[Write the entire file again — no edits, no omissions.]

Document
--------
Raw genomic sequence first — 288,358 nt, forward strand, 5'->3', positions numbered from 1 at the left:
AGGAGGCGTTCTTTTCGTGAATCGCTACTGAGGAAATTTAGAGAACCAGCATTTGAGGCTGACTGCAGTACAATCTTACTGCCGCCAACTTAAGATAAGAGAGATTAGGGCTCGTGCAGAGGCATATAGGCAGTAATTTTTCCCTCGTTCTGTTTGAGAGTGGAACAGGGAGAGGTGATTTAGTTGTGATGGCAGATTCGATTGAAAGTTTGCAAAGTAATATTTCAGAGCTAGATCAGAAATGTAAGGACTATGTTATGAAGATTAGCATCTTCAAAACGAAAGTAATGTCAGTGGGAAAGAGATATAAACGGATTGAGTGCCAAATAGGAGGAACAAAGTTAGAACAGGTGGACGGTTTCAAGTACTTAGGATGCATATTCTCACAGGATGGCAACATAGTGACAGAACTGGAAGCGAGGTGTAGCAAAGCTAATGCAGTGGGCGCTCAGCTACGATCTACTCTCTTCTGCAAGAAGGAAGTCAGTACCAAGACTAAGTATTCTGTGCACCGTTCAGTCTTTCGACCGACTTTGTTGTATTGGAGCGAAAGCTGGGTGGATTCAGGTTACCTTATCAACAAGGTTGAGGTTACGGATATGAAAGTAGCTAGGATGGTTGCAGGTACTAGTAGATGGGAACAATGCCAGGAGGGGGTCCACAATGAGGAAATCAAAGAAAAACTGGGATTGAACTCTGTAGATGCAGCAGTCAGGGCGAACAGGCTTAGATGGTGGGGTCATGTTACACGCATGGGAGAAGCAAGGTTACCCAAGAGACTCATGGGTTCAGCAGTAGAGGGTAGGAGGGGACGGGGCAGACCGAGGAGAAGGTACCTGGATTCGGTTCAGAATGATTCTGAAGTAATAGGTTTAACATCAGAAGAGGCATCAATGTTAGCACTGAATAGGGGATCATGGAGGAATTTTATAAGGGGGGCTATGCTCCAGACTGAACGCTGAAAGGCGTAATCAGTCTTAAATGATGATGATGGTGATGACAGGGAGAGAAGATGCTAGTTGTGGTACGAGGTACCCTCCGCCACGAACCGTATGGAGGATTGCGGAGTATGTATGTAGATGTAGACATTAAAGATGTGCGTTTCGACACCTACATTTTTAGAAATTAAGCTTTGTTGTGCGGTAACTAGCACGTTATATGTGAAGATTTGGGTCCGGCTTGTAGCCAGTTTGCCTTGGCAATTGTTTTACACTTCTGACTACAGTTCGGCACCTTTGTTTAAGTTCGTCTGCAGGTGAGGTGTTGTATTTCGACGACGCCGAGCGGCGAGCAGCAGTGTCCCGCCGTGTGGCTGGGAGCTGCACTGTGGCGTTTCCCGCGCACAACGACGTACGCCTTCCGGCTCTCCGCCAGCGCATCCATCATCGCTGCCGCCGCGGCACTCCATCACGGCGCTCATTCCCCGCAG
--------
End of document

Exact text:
Raw genomic sequence first — 288,358 nt, forward strand, 5'->3', positions numbered from 1 at the left:
AGGAGGCGTTCTTTTCGTGAATCGCTACTGAGGAAATTTAGAGAACCAGCATTTGAGGCTGACTGCAGTACAATCTTACTGCCGCCAACTTAAGATAAGAGAGATTAGGGCTCGTGCAGAGGCATATAGGCAGTAATTTTTCCCTCGTTCTGTTTGAGAGTGGAACAGGGAGAGGTGATTTAGTTGTGATGGCAGATTCGATTGAAAGTTTGCAAAGTAATATTTCAGAGCTAGATCAGAAATGTAAGGACTATGTTATGAAGATTAGCATCTTCAAAACGAAAGTAATGTCAGTGGGAAAGAGATATAAACGGATTGAGTGCCAAATAGGAGGAACAAAGTTAGAACAGGTGGACGGTTTCAAGTACTTAGGATGCATATTCTCACAGGATGGCAACATAGTGACAGAACTGGAAGCGAGGTGTAGCAAAGCTAATGCAGTGGGCGCTCAGCTACGATCTACTCTCTTCTGCAAGAAGGAAGTCAGTACCAAGACTAAGTATTCTGTGCACCGTTCAGTCTTTCGACCGACTTTGTTGTATTGGAGCGAAAGCTGGGTGGATTCAGGTTACCTTATCAACAAGGTTGAGGTTACGGATATGAAAGTAGCTAGGATGGTTGCAGGTACTAGTAGATGGGAACAATGCCAGGAGGGGGTCCACAATGAGGAAATCAAAGAAAAACTGGGATTGAACTCTGTAGATGCAGCAGTCAGGGCGAACAGGCTTAGATGGTGGGGTCATGTTACACGCATGGGAGAAGCAAGGTTACCCAAGAGACTCATGGGTTCAGCAGTAGAGGGTAGGAGGGGACGGGGCAGACCGAGGAGAAGGTACCTGGATTCGGTTCAGAATGATTCTGAAGTAATAGGTTTAACATCAGAAGAGGCATCAATGTTAGCACTGAATAGGGGATCATGGAGGAATTTTATAAGGGGGGCTATGCTCCAGACTGAACGCTGAAAGGCGTAATCAGTCTTAAATGATGATGATGGTGATGACAGGGAGAGAAGATGCTAGTTGTGGTACGAGGTACCCTCCGCCACGAACCGTATGGAGGATTGCGGAGTATGTATGTAGATGTAGACATTAAAGATGTGCGTTTCGACACCTACATTTTTAGAAATTAAGCTTTGTTGTGCGGTAACTAGCACGTTATATGTGAAGATTTGGGTCCGGCTTGTAGCCAGTTTGCCTTGGCAATTGTTTTACACTTCTGACTACAGTTCGGCACCTTTGTTTAAGTTCGTCTGCAGGTGAGGTGTTGTATTTCGACGACGCCGAGCGGCGAGCAGCAGTGTCCCGCCGTGTGGCTGGGAGCTGCACTGTGGCGTTTCCCGCGCACAACGACGTACGCCTTCCGGCTCTCCGCCAGCGCATCCATCATCGCTGCCGCCGCGGCACTCCATCACGGCGCTCATTCCCCGCAG